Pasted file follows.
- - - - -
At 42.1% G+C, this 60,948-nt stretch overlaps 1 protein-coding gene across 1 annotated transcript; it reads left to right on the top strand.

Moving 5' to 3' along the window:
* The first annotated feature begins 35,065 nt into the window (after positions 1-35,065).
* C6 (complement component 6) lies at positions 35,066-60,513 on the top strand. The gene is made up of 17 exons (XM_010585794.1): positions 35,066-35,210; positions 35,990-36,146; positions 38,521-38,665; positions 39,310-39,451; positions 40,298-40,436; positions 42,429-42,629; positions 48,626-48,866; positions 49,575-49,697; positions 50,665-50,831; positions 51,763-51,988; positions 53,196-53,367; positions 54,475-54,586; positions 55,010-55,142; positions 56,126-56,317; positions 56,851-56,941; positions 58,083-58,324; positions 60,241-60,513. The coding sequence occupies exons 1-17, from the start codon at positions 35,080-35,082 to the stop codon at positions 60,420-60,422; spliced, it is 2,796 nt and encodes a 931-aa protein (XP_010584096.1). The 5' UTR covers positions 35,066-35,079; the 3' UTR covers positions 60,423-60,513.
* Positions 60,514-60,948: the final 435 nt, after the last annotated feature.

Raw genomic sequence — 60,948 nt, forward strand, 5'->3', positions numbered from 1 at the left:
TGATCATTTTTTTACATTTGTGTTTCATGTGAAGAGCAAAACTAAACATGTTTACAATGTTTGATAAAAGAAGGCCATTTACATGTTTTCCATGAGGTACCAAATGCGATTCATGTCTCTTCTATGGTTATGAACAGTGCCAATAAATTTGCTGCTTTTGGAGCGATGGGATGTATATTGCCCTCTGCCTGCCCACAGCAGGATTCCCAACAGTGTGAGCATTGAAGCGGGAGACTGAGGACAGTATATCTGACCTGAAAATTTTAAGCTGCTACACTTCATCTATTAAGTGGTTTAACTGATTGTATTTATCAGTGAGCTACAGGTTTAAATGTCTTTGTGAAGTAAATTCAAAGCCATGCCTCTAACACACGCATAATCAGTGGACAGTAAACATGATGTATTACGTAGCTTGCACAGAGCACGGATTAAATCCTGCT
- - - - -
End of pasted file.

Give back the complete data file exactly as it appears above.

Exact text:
At 42.1% G+C, this 60,948-nt stretch overlaps 1 protein-coding gene across 1 annotated transcript; it reads left to right on the top strand.

Moving 5' to 3' along the window:
* The first annotated feature begins 35,065 nt into the window (after positions 1-35,065).
* C6 (complement component 6) lies at positions 35,066-60,513 on the top strand. The gene is made up of 17 exons (XM_010585794.1): positions 35,066-35,210; positions 35,990-36,146; positions 38,521-38,665; positions 39,310-39,451; positions 40,298-40,436; positions 42,429-42,629; positions 48,626-48,866; positions 49,575-49,697; positions 50,665-50,831; positions 51,763-51,988; positions 53,196-53,367; positions 54,475-54,586; positions 55,010-55,142; positions 56,126-56,317; positions 56,851-56,941; positions 58,083-58,324; positions 60,241-60,513. The coding sequence occupies exons 1-17, from the start codon at positions 35,080-35,082 to the stop codon at positions 60,420-60,422; spliced, it is 2,796 nt and encodes a 931-aa protein (XP_010584096.1). The 5' UTR covers positions 35,066-35,079; the 3' UTR covers positions 60,423-60,513.
* Positions 60,514-60,948: the final 435 nt, after the last annotated feature.

Raw genomic sequence — 60,948 nt, forward strand, 5'->3', positions numbered from 1 at the left:
TGATCATTTTTTTACATTTGTGTTTCATGTGAAGAGCAAAACTAAACATGTTTACAATGTTTGATAAAAGAAGGCCATTTACATGTTTTCCATGAGGTACCAAATGCGATTCATGTCTCTTCTATGGTTATGAACAGTGCCAATAAATTTGCTGCTTTTGGAGCGATGGGATGTATATTGCCCTCTGCCTGCCCACAGCAGGATTCCCAACAGTGTGAGCATTGAAGCGGGAGACTGAGGACAGTATATCTGACCTGAAAATTTTAAGCTGCTACACTTCATCTATTAAGTGGTTTAACTGATTGTATTTATCAGTGAGCTACAGGTTTAAATGTCTTTGTGAAGTAAATTCAAAGCCATGCCTCTAACACACGCATAATCAGTGGACAGTAAACATGATGTATTACGTAGCTTGCACAGAGCACGGATTAAATCCTGCT